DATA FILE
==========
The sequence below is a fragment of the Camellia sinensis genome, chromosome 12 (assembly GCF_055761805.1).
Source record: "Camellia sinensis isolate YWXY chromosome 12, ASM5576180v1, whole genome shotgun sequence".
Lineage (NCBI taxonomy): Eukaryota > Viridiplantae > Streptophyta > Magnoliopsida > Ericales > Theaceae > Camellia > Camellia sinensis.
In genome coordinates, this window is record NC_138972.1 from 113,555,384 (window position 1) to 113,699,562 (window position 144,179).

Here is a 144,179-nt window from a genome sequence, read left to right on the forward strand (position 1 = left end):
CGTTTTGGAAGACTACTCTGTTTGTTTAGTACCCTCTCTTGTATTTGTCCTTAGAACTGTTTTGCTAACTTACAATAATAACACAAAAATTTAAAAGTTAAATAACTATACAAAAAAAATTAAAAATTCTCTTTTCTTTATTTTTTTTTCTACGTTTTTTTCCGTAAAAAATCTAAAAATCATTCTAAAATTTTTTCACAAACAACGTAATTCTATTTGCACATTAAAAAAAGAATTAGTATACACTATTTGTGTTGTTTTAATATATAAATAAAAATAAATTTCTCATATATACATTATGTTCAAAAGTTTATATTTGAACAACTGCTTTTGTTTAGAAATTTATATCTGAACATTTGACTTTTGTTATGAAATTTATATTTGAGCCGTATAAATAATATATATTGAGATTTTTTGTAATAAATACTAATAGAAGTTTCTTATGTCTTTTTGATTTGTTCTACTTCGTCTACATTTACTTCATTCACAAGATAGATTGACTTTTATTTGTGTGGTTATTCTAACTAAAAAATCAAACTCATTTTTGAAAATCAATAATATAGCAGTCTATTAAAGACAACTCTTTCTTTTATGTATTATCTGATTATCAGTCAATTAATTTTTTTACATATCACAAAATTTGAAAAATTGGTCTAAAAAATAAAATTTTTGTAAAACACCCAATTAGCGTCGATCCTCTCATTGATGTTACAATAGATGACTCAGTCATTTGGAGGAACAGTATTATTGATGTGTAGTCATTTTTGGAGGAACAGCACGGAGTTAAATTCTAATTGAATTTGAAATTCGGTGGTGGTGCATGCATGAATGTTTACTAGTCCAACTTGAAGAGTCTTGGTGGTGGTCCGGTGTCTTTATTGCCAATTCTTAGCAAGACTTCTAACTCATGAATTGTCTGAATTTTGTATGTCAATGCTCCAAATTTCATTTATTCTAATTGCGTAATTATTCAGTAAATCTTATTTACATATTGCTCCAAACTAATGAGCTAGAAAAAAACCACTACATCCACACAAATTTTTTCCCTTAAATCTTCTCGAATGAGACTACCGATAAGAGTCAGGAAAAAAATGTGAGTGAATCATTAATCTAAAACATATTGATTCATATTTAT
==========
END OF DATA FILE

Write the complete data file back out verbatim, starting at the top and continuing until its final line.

The sequence below is a fragment of the Camellia sinensis genome, chromosome 12 (assembly GCF_055761805.1).
Source record: "Camellia sinensis isolate YWXY chromosome 12, ASM5576180v1, whole genome shotgun sequence".
Lineage (NCBI taxonomy): Eukaryota > Viridiplantae > Streptophyta > Magnoliopsida > Ericales > Theaceae > Camellia > Camellia sinensis.
In genome coordinates, this window is record NC_138972.1 from 113,555,384 (window position 1) to 113,699,562 (window position 144,179).

Here is a 144,179-nt window from a genome sequence, read left to right on the forward strand (position 1 = left end):
CGTTTTGGAAGACTACTCTGTTTGTTTAGTACCCTCTCTTGTATTTGTCCTTAGAACTGTTTTGCTAACTTACAATAATAACACAAAAATTTAAAAGTTAAATAACTATACAAAAAAAATTAAAAATTCTCTTTTCTTTATTTTTTTTTCTACGTTTTTTTCCGTAAAAAATCTAAAAATCATTCTAAAATTTTTTCACAAACAACGTAATTCTATTTGCACATTAAAAAAAGAATTAGTATACACTATTTGTGTTGTTTTAATATATAAATAAAAATAAATTTCTCATATATACATTATGTTCAAAAGTTTATATTTGAACAACTGCTTTTGTTTAGAAATTTATATCTGAACATTTGACTTTTGTTATGAAATTTATATTTGAGCCGTATAAATAATATATATTGAGATTTTTTGTAATAAATACTAATAGAAGTTTCTTATGTCTTTTTGATTTGTTCTACTTCGTCTACATTTACTTCATTCACAAGATAGATTGACTTTTATTTGTGTGGTTATTCTAACTAAAAAATCAAACTCATTTTTGAAAATCAATAATATAGCAGTCTATTAAAGACAACTCTTTCTTTTATGTATTATCTGATTATCAGTCAATTAATTTTTTTACATATCACAAAATTTGAAAAATTGGTCTAAAAAATAAAATTTTTGTAAAACACCCAATTAGCGTCGATCCTCTCATTGATGTTACAATAGATGACTCAGTCATTTGGAGGAACAGTATTATTGATGTGTAGTCATTTTTGGAGGAACAGCACGGAGTTAAATTCTAATTGAATTTGAAATTCGGTGGTGGTGCATGCATGAATGTTTACTAGTCCAACTTGAAGAGTCTTGGTGGTGGTCCGGTGTCTTTATTGCCAATTCTTAGCAAGACTTCTAACTCATGAATTGTCTGAATTTTGTATGTCAATGCTCCAAATTTCATTTATTCTAATTGCGTAATTATTCAGTAAATCTTATTTACATATTGCTCCAAACTAATGAGCTAGAAAAAAACCACTACATCCACACAAATTTTTTCCCTTAAATCTTCTCGAATGAGACTACCGATAAGAGTCAGGAAAAAAATGTGAGTGAATCATTAATCTAAAACATATTGATTCATATTTAT